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‘Turandot’ at Lyric Opera: Recapturing mythic exoticism with theatrical flair, on a grand scale

Submitted by on Dec 8, 2017 – 11:22 am

Calaf (Stefano La Colla) appeals to the heart of the icy princess Turandot (Amber Wagner). (Todd Rosenberg)

Review: “Turandot” by Giacomo Puccini, at the Lyric Opera of Chicago through Jan. 27. ★★★
By Kyle MacMillan

A dark and mythical love story set long, long ago in an imaginary locale in China, Giacomo Puccini’s final opera, “Turandot,” has traditionally brought out the grand in grand opera. And so it does again in Lyric Opera of Chicago’s lavish production, which is dominated by a massive, eye-grabbing sculpture of a serpentine dragon that undulates across and through a steeply raked set with an array of other changing scenic touches. 

Under a blood moon, Calaf (Stefano La Colla) observes that no one is sleeping - nessun dorma. (Todd Rosenberg)Allen Charles Klein clearly wanted to make a splash with this design (originally created for a quartet of companies, including the San Francisco Opera), and he does. But it is easy to wonder if the story’s basic humanity does not get at least partially lost amid the splendor.

Rob Kearley, who is making his directing debut at Lyric, ably captures the opera’s scale, exoticism and sheer theatricality, and he marshals the 12-member cast and 84-voice chorus to spectacular effect. The highly stylized staging makes sense given the fairy-tale character of the story and the pomp that is integral to this imaginary Chinese kingdom. An especially memorable moment is the nighttime opening of the third act, when the chorus is arrayed mostly out of view and the scene is highlighted by the bobbing of gently illuminated paper lanterns carried on poles by some of the singers.

In the title role, soprano Amber Wagner, a Lyric regular since 2007-08, delivered all the vocal power and agility that Turandot’s demanding coloratura music requires. Although not particularly convincing as an actress, Wagner nailed the high notes. The role is likely to become a signature vehicle for her.

Italian tenor Stefano La Colla, in his Lyric debut, hit his marks as Calaf, the prince who is willing to risk death to court the resistant princess. Colla turned in a compelling take on the famed aria, “Nessun dorma.” But little about his performance left much of a lasting impression. Italian bass Andrea Silvestrelli, another Lyric regular, offered a vocally solid Timur, the father of Calaf.

Soprano Maria Agresta was a standout as Liù. (Todd Rosenberg)A clear standout was Italian soprano Maria Agresta, who made her Lyric debut as Liù, the slave and companion to Timur. (Janai Brugger takes over as Liù in January.) Agresta, who has sung this small but essential role with several other major companies, including La Scala and the Metropolitan Opera, displayed an appealingly pliant and expressive voice. She breathed life into the character and tenderly projected her kindness and strength.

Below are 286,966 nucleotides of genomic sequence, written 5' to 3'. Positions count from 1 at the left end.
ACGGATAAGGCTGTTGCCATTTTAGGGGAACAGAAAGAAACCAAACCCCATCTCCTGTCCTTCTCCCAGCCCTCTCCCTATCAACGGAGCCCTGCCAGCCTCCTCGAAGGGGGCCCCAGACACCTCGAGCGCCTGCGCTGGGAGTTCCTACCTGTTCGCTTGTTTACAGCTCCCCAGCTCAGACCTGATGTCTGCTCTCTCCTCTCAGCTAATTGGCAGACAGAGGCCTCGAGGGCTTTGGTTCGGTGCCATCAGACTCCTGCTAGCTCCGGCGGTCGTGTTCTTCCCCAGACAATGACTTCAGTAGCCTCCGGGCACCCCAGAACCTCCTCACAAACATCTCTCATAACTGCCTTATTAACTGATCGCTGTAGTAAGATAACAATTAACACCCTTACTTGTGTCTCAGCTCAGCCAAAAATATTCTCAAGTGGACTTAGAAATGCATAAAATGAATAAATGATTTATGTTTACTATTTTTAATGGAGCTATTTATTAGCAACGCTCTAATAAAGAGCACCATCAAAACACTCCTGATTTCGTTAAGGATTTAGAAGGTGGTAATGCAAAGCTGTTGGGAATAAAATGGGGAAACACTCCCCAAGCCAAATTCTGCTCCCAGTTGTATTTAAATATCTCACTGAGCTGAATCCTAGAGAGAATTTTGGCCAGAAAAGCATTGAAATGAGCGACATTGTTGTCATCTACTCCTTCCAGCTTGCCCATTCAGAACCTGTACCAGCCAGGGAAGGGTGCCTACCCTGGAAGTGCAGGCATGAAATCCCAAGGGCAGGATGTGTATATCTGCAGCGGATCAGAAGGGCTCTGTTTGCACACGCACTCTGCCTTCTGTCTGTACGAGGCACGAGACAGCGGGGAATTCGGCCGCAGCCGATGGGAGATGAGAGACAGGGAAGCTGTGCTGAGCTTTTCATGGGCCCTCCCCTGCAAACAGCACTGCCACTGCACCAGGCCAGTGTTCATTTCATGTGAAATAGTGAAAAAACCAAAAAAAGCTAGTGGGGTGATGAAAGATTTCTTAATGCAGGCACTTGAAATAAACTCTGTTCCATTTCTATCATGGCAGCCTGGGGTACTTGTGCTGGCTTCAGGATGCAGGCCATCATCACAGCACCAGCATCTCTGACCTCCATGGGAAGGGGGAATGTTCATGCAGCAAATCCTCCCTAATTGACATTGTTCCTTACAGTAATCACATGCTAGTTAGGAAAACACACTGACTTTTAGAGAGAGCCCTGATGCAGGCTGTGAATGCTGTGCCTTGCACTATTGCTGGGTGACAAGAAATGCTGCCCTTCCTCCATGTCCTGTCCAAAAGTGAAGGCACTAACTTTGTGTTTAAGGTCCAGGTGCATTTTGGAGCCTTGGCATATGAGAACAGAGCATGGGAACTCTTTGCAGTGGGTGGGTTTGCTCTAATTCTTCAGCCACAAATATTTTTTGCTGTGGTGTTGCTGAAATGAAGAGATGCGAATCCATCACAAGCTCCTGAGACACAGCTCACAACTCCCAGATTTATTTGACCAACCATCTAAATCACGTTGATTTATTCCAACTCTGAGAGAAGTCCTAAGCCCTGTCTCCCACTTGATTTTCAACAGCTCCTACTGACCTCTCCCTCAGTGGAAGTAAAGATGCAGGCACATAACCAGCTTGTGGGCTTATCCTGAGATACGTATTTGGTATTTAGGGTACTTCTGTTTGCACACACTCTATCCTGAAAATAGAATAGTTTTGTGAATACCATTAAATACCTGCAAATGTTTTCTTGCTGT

In the lighting design of Chris Maravich, the sweep-around backdrop is bathed in changing fields of all-over color – no attempt at a naturalistic sky – and the stage is sometimes shrouded in exaggerated, saturated colors. A pervasive red light, for example, blankets the stage as the opera opens, apparently suggesting the blood that is about to be spilled as another failed suitor of the princess is beheaded – an allusion that seems too easy and obvious.

Even in this make-believe world, it is important to be able to identify with the characters as human beings, and that is where the production stumbles. It is difficult for any version of this opera to carry off the last-minute transformation of Turandot from an icy, even cruel, princess to a smiling, sympathetic lover, and that metamorphosis is not convincing here. Even the clownish ministers – Ping, Pang and Pong (baritone Zachary Nelson, tenor Rodell Rosel and tenor Keith Jameson) – come off as two-dimensional with little of the comic flair that some versions accentuate.

Palace clowns Ping, Pang and Pong: Keith Jameson,Rodell Rosel and Zachary Nelson. (Todd Rosenberg)

At the production’s musical peak are the Lyric’s first-class chorus (well prepared by chorus master Michael Black) and pit orchestra. The huge chorus fully inhabits the story, infusing every scene with energy and dynamism and singing with commitment and technical polish. Also deserving kudos is the Chicago Children’s Choir.

The Lyric Opera Orchestra is its absolute best here under music director Andrew Davis, powering the drama forward with rhythmic precision and propulsive pacing, and giving rich voice to Puccini’s evocative score. There are instrumental highlights aplenty, from ably handled solos to the keen playing throughout by the percussion section, which is especially on its game.

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The Lyric Opera's "Turandot" unfolds on splendorous set designed by Allen Charles Klein. (Todd Rosenberg)


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